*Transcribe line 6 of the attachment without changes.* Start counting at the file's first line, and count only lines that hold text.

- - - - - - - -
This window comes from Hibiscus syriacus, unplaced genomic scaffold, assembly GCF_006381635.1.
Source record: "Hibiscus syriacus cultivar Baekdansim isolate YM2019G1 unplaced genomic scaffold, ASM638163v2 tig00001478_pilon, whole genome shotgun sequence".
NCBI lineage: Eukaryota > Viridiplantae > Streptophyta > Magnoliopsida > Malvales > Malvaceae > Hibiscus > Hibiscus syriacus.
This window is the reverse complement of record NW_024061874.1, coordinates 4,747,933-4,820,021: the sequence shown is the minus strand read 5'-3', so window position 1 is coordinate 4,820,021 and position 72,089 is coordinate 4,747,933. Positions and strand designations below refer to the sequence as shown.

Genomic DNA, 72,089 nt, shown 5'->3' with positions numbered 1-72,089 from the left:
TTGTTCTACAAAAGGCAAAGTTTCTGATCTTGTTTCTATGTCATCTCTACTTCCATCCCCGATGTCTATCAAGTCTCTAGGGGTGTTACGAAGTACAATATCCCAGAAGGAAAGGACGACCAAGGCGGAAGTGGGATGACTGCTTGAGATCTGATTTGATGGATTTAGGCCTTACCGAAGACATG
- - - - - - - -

TTGTTCTACAAAAGGCAAAGTTTCTGATCTTGTTTCTATGTCATCTCTACTTCCATCCCCGATGTCTATCAAGTCTCTAGGGGTGTTACGAAGTACAATATCCCAGAAGGAAAGGACGACCAAGGCGGAAGTGGGATGACTGCTTGAGATCTGATTTGATGGATTTAGGCCTTACCGAAGACATG